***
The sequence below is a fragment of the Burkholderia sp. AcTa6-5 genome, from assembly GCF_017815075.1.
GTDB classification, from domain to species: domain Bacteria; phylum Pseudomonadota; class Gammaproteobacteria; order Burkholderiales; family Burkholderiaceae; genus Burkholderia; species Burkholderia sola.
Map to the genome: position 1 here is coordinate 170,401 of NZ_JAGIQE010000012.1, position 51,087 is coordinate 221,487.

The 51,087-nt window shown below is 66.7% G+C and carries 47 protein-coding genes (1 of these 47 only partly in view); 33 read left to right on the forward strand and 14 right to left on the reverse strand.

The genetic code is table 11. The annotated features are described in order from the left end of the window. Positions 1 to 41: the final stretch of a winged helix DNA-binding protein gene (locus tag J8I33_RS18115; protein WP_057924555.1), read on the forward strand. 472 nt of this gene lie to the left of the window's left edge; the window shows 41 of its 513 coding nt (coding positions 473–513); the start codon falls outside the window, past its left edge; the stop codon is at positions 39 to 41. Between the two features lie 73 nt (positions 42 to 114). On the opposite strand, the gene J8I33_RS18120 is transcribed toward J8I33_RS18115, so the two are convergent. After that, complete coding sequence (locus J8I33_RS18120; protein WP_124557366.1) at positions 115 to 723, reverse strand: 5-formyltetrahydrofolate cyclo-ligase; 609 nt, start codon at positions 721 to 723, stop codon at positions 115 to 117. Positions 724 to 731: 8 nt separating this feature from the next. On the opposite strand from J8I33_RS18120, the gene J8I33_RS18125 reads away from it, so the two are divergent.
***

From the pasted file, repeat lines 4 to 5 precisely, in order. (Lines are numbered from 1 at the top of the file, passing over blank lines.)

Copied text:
The 51,087-nt window shown below is 66.7% G+C and carries 47 protein-coding genes (1 of these 47 only partly in view); 33 read left to right on the forward strand and 14 right to left on the reverse strand.

The genetic code is table 11. The annotated features are described in order from the left end of the window. Positions 1 to 41: the final stretch of a winged helix DNA-binding protein gene (locus tag J8I33_RS18115; protein WP_057924555.1), read on the forward strand. 472 nt of this gene lie to the left of the window's left edge; the window shows 41 of its 513 coding nt (coding positions 473–513); the start codon falls outside the window, past its left edge; the stop codon is at positions 39 to 41. Between the two features lie 73 nt (positions 42 to 114). On the opposite strand, the gene J8I33_RS18120 is transcribed toward J8I33_RS18115, so the two are convergent. After that, complete coding sequence (locus J8I33_RS18120; protein WP_124557366.1) at positions 115 to 723, reverse strand: 5-formyltetrahydrofolate cyclo-ligase; 609 nt, start codon at positions 721 to 723, stop codon at positions 115 to 117. Positions 724 to 731: 8 nt separating this feature from the next. On the opposite strand from J8I33_RS18120, the gene J8I33_RS18125 reads away from it, so the two are divergent.